but there are 4 planetary rings.

The main ring is very thin but bright,

the rest quite wide but exceptionally faint.

The main ring is about 6,500km wide,

and the only distinctive feature you will see

is what is known as the Metis notch.

Something else of note about Jupiter

is its remarkably strong magnetosphere.

It is 14 times stronger than Earth’s,

due to the planet’s liquid metallic hydrogen centre.

This makes it the strongest magnetosphere of any planet in the solar system

and it’s beaten only by the Sun’s sunspots.

There are a couple of reasons why this is really interesting.

The first being that

magnetospheres channel solar wind to the planet’s pole

which produce magnificent aurorae.

The second is that the four biggest moons of Jupiter

are protected from this solar wind

because they orbit within the magnetosphere.

This implies they don’t need their own strong magnetospheres

because Jupiter is doing that for them.

And I’ll just very quickly talk about the Moons,

because I want to save them for a futurevideo.

Jupiter has 67 known natural satellites.

51 are under 10km in diameter

but the largest,”the Galilean moons”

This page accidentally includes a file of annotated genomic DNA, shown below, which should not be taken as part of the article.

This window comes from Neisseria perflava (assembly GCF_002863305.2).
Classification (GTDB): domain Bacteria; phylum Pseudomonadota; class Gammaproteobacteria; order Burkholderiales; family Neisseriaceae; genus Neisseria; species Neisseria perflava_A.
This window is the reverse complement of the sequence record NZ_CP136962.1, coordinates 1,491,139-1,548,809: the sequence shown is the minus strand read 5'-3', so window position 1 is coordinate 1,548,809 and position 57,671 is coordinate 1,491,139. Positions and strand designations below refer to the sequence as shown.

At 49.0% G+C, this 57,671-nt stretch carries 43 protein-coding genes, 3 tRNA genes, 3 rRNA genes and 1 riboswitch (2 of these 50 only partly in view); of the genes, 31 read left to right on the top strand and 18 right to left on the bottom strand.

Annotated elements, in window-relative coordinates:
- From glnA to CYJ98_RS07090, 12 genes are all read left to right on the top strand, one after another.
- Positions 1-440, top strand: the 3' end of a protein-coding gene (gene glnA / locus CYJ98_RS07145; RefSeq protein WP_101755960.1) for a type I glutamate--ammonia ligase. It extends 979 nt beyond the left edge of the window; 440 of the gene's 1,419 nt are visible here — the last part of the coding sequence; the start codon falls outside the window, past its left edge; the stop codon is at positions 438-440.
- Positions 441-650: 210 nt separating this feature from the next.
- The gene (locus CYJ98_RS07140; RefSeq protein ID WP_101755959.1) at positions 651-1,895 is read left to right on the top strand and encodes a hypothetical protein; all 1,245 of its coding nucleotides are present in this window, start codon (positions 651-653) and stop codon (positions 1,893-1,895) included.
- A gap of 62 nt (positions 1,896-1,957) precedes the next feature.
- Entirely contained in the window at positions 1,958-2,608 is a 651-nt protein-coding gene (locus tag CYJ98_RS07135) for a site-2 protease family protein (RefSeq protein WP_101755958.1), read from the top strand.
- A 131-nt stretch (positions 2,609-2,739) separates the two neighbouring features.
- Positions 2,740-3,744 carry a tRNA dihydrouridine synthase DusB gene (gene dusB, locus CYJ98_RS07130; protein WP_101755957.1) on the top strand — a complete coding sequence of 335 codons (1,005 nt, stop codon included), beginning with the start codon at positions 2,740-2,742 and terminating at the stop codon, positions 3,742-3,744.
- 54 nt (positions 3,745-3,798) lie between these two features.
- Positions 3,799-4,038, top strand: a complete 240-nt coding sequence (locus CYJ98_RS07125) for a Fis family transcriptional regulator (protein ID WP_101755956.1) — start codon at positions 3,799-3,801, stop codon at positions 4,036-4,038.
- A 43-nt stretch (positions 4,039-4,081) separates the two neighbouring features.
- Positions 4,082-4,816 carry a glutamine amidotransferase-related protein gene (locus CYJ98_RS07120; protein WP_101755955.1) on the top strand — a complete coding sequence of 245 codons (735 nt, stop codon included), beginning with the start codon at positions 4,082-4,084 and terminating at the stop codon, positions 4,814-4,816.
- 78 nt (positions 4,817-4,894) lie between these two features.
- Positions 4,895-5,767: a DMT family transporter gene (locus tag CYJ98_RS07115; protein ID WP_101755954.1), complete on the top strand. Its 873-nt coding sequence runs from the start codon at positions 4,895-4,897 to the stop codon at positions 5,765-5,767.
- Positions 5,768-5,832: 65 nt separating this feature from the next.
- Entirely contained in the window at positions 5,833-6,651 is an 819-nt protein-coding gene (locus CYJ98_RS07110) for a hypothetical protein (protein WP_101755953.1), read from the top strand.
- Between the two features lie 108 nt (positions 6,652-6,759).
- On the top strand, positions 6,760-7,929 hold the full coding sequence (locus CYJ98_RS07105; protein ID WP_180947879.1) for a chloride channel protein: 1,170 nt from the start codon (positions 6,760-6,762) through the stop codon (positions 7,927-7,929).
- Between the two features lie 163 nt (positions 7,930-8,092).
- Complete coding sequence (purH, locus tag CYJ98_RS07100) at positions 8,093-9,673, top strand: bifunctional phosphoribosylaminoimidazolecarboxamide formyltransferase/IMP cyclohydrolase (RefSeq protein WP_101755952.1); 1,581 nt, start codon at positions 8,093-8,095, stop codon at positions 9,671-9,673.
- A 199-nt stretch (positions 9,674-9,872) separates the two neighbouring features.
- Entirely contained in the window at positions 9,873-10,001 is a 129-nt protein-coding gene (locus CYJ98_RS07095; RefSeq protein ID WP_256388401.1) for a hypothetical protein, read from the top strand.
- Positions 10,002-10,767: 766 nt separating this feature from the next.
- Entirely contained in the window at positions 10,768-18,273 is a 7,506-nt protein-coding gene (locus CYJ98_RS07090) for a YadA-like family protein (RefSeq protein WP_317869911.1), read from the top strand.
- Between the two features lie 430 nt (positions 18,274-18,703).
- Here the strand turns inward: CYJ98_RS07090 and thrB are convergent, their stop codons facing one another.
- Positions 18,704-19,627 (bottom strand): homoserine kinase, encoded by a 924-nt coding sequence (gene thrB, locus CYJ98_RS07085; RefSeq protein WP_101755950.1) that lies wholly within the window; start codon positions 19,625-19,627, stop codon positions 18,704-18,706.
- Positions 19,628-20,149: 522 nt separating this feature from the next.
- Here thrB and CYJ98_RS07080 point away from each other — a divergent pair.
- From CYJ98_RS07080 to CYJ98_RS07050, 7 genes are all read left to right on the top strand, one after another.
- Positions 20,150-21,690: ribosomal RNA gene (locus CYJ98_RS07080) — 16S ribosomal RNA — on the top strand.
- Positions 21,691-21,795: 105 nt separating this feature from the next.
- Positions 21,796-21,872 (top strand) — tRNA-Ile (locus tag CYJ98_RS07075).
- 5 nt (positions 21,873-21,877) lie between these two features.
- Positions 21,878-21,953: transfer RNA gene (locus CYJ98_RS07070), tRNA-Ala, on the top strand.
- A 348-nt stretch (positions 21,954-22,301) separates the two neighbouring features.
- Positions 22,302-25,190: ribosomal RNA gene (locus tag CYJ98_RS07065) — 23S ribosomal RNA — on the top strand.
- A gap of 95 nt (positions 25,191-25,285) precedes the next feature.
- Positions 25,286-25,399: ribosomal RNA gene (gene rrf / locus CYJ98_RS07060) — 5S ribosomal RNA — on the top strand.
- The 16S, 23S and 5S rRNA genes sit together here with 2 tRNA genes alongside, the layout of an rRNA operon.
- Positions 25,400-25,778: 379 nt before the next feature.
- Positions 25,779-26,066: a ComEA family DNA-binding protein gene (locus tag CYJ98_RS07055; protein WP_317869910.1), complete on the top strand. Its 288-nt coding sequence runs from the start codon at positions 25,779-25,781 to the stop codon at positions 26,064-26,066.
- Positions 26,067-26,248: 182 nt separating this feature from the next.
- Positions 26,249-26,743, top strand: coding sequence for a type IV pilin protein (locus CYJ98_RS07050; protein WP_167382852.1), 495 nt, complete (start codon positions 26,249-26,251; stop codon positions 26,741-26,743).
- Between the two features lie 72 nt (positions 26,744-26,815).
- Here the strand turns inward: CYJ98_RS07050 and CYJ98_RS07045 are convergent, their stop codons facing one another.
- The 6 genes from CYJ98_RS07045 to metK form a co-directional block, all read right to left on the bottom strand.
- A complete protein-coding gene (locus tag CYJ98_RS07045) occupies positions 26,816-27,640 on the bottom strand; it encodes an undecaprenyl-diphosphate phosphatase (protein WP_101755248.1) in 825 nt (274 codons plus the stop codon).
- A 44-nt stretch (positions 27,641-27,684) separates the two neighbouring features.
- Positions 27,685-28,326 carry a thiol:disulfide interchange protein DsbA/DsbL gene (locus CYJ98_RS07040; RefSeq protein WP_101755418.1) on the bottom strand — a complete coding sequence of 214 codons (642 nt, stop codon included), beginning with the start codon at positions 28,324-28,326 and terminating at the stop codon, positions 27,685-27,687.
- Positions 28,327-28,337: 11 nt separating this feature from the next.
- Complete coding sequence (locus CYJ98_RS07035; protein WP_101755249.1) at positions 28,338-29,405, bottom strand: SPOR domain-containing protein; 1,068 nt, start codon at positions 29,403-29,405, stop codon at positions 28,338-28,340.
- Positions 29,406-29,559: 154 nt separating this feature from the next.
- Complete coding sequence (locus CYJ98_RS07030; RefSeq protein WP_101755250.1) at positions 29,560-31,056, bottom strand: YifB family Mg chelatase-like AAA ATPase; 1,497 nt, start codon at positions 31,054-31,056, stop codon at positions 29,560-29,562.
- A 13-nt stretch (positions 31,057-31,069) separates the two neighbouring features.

are some of the biggest in the solar system.

They are Io, Europa,

Ganymede and Callisto,

and they are all interesting in their own right.

Ganymede is actually the biggest moon in the solar system

and has a greater diameter than that of Mercury.

We’re almost at the end of this video sadly,

but we’ll just finish by talking about the orbit and rotation of Jupiter.

Jupiter like I mentioned before

is the 5th planet from the Sun,

it’s found on the outskirts of the asteroid belt

and sits in between the orbits of Mars and Saturn.

It is 778 million km away from the Sun on average

or 5.2AU,

it completes its orbit from the sun every 12 Earth years.

The axial tilt of the planet is small, only 3 degrees.

This means it doesn’t experience much change in seasons,

unlike Earth and Mars.

And very much like Saturn, its radius at the equator

is greater than at the poles.

It rotates very fast, faster than any other planet,

completing a rotation in only 10 hours.

But due to it not being solid,

it doesn’t rotate the same speed all over,

The rotation at the poles taking 5 minutes longer than at the equator.

And with this final thought

take a look at Jupiter through the infrared.

Demonstrating the immense size and power of this planet,

this dot at the bottom of the planet

is the impact of an object from space,

which if it had hit Earth,

could have spelled the end of our planet as we know it.

We can be glad Jupiter is there,

not only for its beauty,

but also because in so many ways

it is an asset to our solar system.

Thank you so much for watching this far.

Did you learn something today about Jupiter

you never knew before?

What other things do you know

that I didn’t include in this video?

I would most humbly ask that

you share it with friends, family, neighbours and acquaintances

as I put a lot of time into these videos,

and if this channel really takes off

I would be able to do it full time

which mean for you a lot more videos

And what would you like to see next on this channel?

and I’ll see you next time.